How Did Getting Good Sleep Become Problematic? — The invention of the light bulb. We no longer live life by natural day and night cycles.
Lack of Sleep Causes
- Up to 20% of all car accidents
- 27% more likely to gain weight with 6 hours of sleep
- 73% more likely to gain weight with 5 hours of sleep
- 10x more risk of developing depression
41 Million Working Americans Get Less than 6 Hours of Sleep
Percentage by Industries
- Mining 42%
- Utilities 38%
- Public Administration 34%
- Manufacturing 34%
- Transportation 33%
- Health Care 32%
- Entertainment 31%
- Retail 30%
- Construction 29%
- Finance 27%
Insomnia is Latin for “no sleep”
Acute Insomnia lasts one to several nights
Chronic Insomnia lasts months to years
Over 50% of adults experience symptoms of insomnia
Up to 15% of adults say they have chronic insomnia
Sleeping Aid Prescriptions Filled a Year
- 2011 – 60 million
- 2010 – 59 million
- 2009 – 59 million
- 2008 – 56 million
- 2007 – 53 million
- 2006 – 48 million
Foods That Are Disruptive to Good Sleep
- Coffee – stimulant with up to 200 mg of caffeine
- Sugary Snacks – impacts your blood sugar levels
- Chocolate – contains up to 30 mg of caffeine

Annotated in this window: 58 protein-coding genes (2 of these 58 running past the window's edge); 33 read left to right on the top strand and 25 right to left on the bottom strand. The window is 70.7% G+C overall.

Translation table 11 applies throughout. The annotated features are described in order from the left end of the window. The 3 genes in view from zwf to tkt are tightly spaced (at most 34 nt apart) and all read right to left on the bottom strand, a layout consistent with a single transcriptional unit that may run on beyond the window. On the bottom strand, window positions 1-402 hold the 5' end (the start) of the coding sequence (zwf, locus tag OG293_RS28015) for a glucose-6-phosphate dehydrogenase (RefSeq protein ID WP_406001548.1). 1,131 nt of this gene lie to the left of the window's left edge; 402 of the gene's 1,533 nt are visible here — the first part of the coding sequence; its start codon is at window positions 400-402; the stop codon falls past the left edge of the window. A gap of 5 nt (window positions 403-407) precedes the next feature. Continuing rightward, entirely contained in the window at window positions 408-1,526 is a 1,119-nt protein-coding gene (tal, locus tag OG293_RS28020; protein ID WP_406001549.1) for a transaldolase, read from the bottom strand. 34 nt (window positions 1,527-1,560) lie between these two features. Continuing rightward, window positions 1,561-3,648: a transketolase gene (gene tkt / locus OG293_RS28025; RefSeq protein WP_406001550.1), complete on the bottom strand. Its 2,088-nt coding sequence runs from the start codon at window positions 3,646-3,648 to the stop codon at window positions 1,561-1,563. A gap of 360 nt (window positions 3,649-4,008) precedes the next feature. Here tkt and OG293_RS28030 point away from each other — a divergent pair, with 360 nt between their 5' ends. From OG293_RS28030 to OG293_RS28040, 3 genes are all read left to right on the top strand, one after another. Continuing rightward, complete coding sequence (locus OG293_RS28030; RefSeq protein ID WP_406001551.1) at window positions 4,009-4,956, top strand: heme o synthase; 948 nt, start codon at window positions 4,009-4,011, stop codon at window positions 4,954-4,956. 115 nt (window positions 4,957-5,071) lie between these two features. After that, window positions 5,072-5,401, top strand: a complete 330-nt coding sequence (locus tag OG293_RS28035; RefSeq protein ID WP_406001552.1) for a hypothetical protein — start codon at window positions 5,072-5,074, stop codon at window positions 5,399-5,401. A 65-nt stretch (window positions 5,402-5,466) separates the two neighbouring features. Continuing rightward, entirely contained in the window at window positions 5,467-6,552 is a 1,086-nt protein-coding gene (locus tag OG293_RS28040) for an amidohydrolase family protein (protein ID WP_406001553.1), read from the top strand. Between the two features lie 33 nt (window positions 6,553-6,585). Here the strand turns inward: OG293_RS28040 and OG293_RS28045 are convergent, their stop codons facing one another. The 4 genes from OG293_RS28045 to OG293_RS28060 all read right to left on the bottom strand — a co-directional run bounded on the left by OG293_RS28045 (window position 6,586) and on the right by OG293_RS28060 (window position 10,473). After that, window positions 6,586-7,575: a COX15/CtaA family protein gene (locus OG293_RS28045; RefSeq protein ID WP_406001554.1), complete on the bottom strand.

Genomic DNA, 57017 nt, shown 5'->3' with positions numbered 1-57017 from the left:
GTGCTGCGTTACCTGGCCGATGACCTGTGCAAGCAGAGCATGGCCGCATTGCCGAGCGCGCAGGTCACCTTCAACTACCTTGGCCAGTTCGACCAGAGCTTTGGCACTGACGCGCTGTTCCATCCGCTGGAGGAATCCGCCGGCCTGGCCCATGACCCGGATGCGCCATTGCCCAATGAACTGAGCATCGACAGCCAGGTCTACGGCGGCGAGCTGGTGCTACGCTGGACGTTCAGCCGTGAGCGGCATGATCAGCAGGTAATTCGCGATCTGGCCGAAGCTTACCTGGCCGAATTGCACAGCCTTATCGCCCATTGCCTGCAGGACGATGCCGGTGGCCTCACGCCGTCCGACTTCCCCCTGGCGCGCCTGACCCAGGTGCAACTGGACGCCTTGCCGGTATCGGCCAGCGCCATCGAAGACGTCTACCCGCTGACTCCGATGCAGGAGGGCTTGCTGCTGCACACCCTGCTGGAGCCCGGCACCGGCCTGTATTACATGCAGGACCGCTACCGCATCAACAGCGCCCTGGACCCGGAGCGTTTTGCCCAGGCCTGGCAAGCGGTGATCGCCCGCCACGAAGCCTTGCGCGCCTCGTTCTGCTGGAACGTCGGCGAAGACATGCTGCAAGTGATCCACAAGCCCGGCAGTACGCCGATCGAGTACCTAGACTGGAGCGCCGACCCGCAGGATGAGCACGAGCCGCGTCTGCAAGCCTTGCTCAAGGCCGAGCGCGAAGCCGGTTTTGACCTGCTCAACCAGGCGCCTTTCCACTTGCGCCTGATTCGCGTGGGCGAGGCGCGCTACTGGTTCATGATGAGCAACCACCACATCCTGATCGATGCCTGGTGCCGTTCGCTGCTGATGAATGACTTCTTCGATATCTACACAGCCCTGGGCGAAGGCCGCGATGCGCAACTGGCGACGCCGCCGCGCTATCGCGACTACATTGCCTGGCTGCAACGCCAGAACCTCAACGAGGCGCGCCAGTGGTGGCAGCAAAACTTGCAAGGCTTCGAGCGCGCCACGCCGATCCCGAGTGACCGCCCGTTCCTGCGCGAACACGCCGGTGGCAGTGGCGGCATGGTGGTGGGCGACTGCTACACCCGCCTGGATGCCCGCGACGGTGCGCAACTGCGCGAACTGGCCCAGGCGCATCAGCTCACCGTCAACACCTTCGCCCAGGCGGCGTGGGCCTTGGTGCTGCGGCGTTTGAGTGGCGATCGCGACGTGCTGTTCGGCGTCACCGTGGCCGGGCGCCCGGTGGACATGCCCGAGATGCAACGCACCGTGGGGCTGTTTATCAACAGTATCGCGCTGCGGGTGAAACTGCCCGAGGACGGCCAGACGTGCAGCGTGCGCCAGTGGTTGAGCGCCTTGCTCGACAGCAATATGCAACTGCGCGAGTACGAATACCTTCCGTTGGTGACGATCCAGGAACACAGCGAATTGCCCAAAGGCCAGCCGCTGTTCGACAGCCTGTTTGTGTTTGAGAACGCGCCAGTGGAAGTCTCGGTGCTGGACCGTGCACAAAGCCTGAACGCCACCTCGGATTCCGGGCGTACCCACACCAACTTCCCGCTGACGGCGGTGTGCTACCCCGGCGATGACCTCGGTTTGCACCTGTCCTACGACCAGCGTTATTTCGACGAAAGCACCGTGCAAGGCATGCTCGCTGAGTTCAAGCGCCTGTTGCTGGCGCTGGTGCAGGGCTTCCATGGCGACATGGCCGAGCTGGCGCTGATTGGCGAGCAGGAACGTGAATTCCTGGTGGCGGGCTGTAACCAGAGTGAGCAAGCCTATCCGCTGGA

- Spicy Foods – heartburn and indigestion
74% people drink a caffeinated beverage on a workday
13% people drink more than 6 caffeinated beverages on a workday
Alcohol and Sleep
- “Nightcap” – interferes with neurotransmitters in the brain
- 28% of people with insomnia use alcohol to sleep
- Non-REM sleep is greatly reduced (REM sleep is deep and restorative)
- More likely to wake up in the middle of the night
- Reduces natural growth hormone and recovery ability
- Alcoholics can experience hallucinations, tremors, fever, and rapid heartbeat
Benefits of Sleep
- Improve memory
- Reduce inflammation and risk for heart disease
- Improve stamina during sports and exercise
- Sharpen attention span
- Support healthy weight
- Lower stress and blood pressure levels
- Improve mood and happiness
How Much Sleep Do We Really Need?
- There’s no magic number
- Dependent on the age group and individual
- Impacted by lifestyle and health
The Secret to Sound Sleep
- Make sure your mattress and pillow is comfortable. Not too firm or too soft.
- Turn off all electronics before bed. TVs, laptops, and cellphones all stimulate the brain.
- Block out annoying sounds with white noise – like a fan.
- Read a book that does not require a lot of thought.
- Warm shower or bath to promote relaxation.
- A lot on your mind? Unwind by writing your thoughts down on paper.
- Focus on breathing deeply – IN and OUT
- Establish a bedtime routine and stick to it throughout the week.
National Sleep Foundation
Center for Disease Control and Prevention
Alcohol Research & Health